Our shop -- roughly 250 PCs -- pushes out patches via Intel's LANDesk utility. We test first, glance at industry reports, then decide when to patch, typically within a few days of patch Tuesday.
-Dave

We have about 900 servers in our organization plus about 250 workstations. Starting early last year, we have been using Shavlik NetChk software for patching all our environments, and are very satisfied with it. The program allows you to deploy, schedule and install patches at certain times with different reboot options. There is also a nice feature to create custom deployments. We have our own proprietary applications, and Shavlik lets me roll out new versions of those as they are released. Shavlik made our lives easier. I recommend it!
-Edgar

Users of Microsoft Publisher -- which gets its own critical patch today -- came out of the woodwork:

I actually use Publisher! It is great for producing a monthly newsletter. I wish it was automation-enabled so that I could use a template and update the data from an external source.
-Gary

I do use Publisher on occasion. I use it when I want to make a quick card or booklet. I remember being told at a tech conference that it was going to be the challenger to Pagemaker for long documents. (I also still have a machine with Win 2000 just for PhotoDraw.)
-Doug

I use Publisher on a regular basis at home for making cards, creating Christmas letters and other things that need to be printed with images and text. I've used Publisher for many years.
-Rick

I still use this program occasionally. It can do things that Word should do but can't seem to. For one thing, Publisher can print a folded booklet (one standard piece of paper folded in half with four "pages" on it). Word 2003 seems to have an option but it does not work -- at least, not if one does not have a duplex printer. Publisher does it and makes it easy to accomplish.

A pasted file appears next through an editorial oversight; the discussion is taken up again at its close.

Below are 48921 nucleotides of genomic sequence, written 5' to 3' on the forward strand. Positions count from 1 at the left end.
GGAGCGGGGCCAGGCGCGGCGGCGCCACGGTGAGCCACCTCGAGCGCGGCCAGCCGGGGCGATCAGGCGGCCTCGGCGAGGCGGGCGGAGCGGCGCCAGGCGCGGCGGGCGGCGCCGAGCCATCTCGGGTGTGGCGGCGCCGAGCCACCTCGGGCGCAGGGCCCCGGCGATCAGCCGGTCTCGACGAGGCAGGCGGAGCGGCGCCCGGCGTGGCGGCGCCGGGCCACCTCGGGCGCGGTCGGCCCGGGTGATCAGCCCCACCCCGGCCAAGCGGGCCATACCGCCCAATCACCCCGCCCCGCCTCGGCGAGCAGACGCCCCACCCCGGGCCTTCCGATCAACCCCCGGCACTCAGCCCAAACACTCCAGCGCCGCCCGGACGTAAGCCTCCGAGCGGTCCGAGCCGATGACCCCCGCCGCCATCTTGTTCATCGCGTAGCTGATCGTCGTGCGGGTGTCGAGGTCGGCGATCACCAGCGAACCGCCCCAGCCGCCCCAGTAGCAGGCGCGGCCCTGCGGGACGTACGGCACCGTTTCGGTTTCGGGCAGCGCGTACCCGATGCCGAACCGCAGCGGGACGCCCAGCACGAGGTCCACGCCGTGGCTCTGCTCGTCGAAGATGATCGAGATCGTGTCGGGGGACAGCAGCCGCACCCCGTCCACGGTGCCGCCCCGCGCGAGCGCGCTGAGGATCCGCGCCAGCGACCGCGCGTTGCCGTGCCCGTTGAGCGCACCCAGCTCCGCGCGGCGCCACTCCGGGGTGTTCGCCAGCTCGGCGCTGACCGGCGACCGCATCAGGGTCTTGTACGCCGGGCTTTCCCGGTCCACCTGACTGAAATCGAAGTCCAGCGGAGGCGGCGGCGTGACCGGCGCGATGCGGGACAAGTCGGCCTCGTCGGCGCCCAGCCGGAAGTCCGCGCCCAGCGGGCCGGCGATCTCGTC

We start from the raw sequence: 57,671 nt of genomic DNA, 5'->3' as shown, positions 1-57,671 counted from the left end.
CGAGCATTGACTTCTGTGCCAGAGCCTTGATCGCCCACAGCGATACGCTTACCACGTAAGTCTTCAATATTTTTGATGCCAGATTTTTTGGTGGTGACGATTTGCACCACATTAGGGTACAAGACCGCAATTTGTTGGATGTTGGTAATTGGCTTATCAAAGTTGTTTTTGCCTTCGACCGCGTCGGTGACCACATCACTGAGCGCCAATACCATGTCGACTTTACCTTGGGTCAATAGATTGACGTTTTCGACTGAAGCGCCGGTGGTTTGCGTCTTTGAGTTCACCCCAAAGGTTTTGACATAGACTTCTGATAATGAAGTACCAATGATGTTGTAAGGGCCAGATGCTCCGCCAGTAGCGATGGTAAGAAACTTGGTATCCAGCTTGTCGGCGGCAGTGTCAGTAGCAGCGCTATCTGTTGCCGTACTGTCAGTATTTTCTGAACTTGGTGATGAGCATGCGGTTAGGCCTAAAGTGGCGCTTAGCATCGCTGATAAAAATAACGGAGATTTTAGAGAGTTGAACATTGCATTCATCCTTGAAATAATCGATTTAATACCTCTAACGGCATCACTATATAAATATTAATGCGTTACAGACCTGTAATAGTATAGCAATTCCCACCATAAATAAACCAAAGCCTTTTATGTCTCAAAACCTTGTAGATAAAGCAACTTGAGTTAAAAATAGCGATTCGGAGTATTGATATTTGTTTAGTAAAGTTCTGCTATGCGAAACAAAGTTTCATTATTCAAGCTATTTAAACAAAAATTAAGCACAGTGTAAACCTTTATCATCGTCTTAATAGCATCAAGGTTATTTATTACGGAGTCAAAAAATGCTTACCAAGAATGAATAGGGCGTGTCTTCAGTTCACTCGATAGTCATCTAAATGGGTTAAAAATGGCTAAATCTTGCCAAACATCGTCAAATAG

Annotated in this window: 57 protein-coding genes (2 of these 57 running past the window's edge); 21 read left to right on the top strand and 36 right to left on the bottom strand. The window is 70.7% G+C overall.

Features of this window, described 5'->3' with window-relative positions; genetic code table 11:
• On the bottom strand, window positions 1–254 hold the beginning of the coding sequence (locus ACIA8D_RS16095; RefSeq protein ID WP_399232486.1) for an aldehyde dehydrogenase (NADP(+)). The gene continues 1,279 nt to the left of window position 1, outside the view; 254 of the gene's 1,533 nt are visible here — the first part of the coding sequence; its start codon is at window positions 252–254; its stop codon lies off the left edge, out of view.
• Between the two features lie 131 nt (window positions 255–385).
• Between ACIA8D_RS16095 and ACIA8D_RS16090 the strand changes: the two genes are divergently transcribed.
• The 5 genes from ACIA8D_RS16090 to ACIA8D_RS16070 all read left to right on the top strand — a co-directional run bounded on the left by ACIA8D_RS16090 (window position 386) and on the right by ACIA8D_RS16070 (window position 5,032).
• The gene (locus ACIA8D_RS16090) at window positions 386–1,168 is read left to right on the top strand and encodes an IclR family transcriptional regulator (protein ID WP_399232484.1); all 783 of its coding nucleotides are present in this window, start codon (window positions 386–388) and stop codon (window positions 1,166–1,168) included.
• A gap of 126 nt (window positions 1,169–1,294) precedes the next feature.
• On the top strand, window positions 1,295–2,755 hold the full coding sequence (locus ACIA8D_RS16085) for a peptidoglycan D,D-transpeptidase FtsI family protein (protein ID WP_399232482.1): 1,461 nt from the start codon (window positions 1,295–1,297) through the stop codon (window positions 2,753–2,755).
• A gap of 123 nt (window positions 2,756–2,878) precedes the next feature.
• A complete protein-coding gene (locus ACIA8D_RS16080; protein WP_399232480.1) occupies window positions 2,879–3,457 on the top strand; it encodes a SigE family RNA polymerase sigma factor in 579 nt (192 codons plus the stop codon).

-Lou

Finally, one reader thinks we may have erred on the fuel efficiency of Steve Jobs' Gulfstream V:

I think you slipped a digit on aircraft fuel mileage. The specs on the Gulfstream site indicate that the Gulfstream V uses a little more than six pounds per nautical mile or a little less than one mile per gallon -- still less than your Cadillac. But then, it can carry 18 people, which would take maybe six Cadillacs to transport them in equivalent comfort (i.e., they would not have to drive themselves). So the Cadillacs are still the better choice, and gives several days on the road to think of the next "wow" gadget.
-Richard

Tell us what you think! Leave a comment below or send an e-mail to pvarhol@redmondmag.com.

About the Author

Peter Varhol is the executive editor, reviews of Redmond magazine and has more than 20 years of experience as a software developer, software product manager and technology writer. He has graduate degrees in computer science and mathematics, and has taught both subjects at the university level.